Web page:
Also, I wish I could be smarter about my so-called career. And the career thing does bother me: I don't have an agent for my books in New York, I don't really do what a lot of pro writers do to get their work out there. I was lucky to still have a Hollywood agent from my early days when I did have an agent in New York for my books. So, no one should envy me. Nobody.

HS:
Finally, you seem to be pretty invested in ebooks and the use of the Internet, to both promote and distribute your fiction. You've been at it for years. How has that worked out for you so far, and where do you see the business going in the future?

Clegg:
I wish I knew. I do think that the Internet is the most cost-effective way to market a book, for a publisher or a writer. Is it the most effective? No. The most effective way is to get a $300,000+ marketing budget with a major motion picture deal of a million+, and have a publisher actually get behind the books, do a lot of co-op in the bookstores, take out major ads in the big city newspapers, and work to get the author on at least morning television shows. But good luck if you get this - I have not yet had the pleasure of this. Basically, I love the Internet. I used to have $800 per month phone bills just to keep in touch with writer-friends. Now, my phone bills are really low, because of e-mail. I've met people through the Internet that I would never have been able to meet in the real world because of geography. I have been able to hear from readers and fans and critics and other writers, directly; and I have been able to open a dialogue with them. My novels have received a lot of press because of the Internet, and that's something no publisher has seemed willing to get for my books. And books need press and media attention. It's just a fact of bookselling. It's hard to get people to notice a book in a bookstore. The Internet has helped readers put my name out there - because the readers are the ones who have really done a lot of promoting of my books. They are an amazing group, and I'm always impressed by how good looking and intelligent and witty they are.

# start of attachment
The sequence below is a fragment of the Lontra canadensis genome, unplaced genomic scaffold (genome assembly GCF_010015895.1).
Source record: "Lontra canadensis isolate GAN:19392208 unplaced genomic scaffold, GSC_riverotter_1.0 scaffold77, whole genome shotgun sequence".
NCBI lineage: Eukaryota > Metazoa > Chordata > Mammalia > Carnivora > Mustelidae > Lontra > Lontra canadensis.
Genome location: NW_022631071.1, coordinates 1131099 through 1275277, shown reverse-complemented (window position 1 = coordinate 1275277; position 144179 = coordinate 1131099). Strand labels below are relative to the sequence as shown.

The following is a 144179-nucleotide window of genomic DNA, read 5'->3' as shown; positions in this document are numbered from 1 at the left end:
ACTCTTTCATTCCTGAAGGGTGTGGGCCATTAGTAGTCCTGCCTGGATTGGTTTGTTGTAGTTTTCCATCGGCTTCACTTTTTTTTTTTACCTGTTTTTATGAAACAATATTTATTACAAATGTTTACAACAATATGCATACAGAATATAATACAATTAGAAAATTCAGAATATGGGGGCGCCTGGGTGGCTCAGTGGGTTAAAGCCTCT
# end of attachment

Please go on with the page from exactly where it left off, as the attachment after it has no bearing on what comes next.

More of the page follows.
HS: Okay, flattery will get you everywhere. And e-books?

Naomi
NAOMI was the first novel Doug ever serialized on the Internet. Due to its popularity, Stephen King was quick to follow.
Clegg: I see e-books as having a nice chunk of the literary future, but for now, I think it's mainly nonfiction that will be the big area of e-books. I would guess that when the technology gets closer to the cheapness and ease-of-use of a paperback, then fiction e-books will really take off. For now, fiction e-books seem to work best for promotion and marketing -- as a sort of test-drive for the reader. Sometimes, as in the case of King's “Riding the Bullet” and Koontz's “The Book of Counted Sorrows,” e-books can be used with a really big author to create something special for the fans in e-book only.

HS: You really connect with this stuff, don't you?

Clegg:
For some reason, I seem to have a facility in the marketing area, and I'm not sure where that came from, other than I like to brainstorm with people much smarter than I am, including MJ Rose and Brian Freeman, about how to get word out on a novel. I've found that brainstorming with other people who are into books is a really good way to come up with creative ways to help spread word. I could write a book about how this works, in fact.

HS:
It would sell.

Clegg:
Good.

HS:
Douglas Clegg, you're a gentleman and a scholar. Thanks so much for your time.

Clegg:
Thanks, Harry. Now, back to my road tour for THE INFINITE which ends in a couple of days!

End